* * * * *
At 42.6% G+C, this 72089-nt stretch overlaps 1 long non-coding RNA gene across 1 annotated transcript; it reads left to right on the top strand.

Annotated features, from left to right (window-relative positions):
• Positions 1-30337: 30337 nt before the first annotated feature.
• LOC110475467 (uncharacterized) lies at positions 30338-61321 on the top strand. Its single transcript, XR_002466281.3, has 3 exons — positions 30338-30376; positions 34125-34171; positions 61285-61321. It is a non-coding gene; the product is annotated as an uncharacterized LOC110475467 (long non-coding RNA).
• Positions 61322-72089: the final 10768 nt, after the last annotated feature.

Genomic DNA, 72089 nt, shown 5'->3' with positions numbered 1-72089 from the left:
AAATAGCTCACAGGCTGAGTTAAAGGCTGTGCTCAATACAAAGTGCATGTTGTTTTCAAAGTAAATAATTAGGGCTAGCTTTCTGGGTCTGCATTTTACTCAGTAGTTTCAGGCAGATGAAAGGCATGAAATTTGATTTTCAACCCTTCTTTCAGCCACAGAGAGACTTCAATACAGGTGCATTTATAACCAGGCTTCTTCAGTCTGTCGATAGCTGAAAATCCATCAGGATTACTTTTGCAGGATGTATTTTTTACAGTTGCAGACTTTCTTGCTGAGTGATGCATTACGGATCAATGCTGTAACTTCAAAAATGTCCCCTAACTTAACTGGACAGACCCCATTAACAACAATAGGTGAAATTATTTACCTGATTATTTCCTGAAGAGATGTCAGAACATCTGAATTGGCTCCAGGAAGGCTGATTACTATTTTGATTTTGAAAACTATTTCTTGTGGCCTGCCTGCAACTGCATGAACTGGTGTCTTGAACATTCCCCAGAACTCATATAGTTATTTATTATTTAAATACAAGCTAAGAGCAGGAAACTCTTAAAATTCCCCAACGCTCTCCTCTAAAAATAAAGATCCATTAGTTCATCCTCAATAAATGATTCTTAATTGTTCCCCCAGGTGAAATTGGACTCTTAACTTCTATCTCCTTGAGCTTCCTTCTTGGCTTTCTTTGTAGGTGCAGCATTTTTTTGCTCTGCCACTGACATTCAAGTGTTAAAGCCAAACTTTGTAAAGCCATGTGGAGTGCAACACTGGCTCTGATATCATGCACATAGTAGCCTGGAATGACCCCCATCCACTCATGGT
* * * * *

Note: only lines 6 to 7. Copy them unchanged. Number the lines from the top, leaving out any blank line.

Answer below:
Genomic DNA, 72089 nt, shown 5'->3' with positions numbered 1-72089 from the left:
AAATAGCTCACAGGCTGAGTTAAAGGCTGTGCTCAATACAAAGTGCATGTTGTTTTCAAAGTAAATAATTAGGGCTAGCTTTCTGGGTCTGCATTTTACTCAGTAGTTTCAGGCAGATGAAAGGCATGAAATTTGATTTTCAACCCTTCTTTCAGCCACAGAGAGACTTCAATACAGGTGCATTTATAACCAGGCTTCTTCAGTCTGTCGATAGCTGAAAATCCATCAGGATTACTTTTGCAGGATGTATTTTTTACAGTTGCAGACTTTCTTGCTGAGTGATGCATTACGGATCAATGCTGTAACTTCAAAAATGTCCCCTAACTTAACTGGACAGACCCCATTAACAACAATAGGTGAAATTATTTACCTGATTATTTCCTGAAGAGATGTCAGAACATCTGAATTGGCTCCAGGAAGGCTGATTACTATTTTGATTTTGAAAACTATTTCTTGTGGCCTGCCTGCAACTGCATGAACTGGTGTCTTGAACATTCCCCAGAACTCATATAGTTATTTATTATTTAAATACAAGCTAAGAGCAGGAAACTCTTAAAATTCCCCAACGCTCTCCTCTAAAAATAAAGATCCATTAGTTCATCCTCAATAAATGATTCTTAATTGTTCCCCCAGGTGAAATTGGACTCTTAACTTCTATCTCCTTGAGCTTCCTTCTTGGCTTTCTTTGTAGGTGCAGCATTTTTTTGCTCTGCCACTGACATTCAAGTGTTAAAGCCAAACTTTGTAAAGCCATGTGGAGTGCAACACTGGCTCTGATATCATGCACATAGTAGCCTGGAATGACCCCCATCCACTCATGGT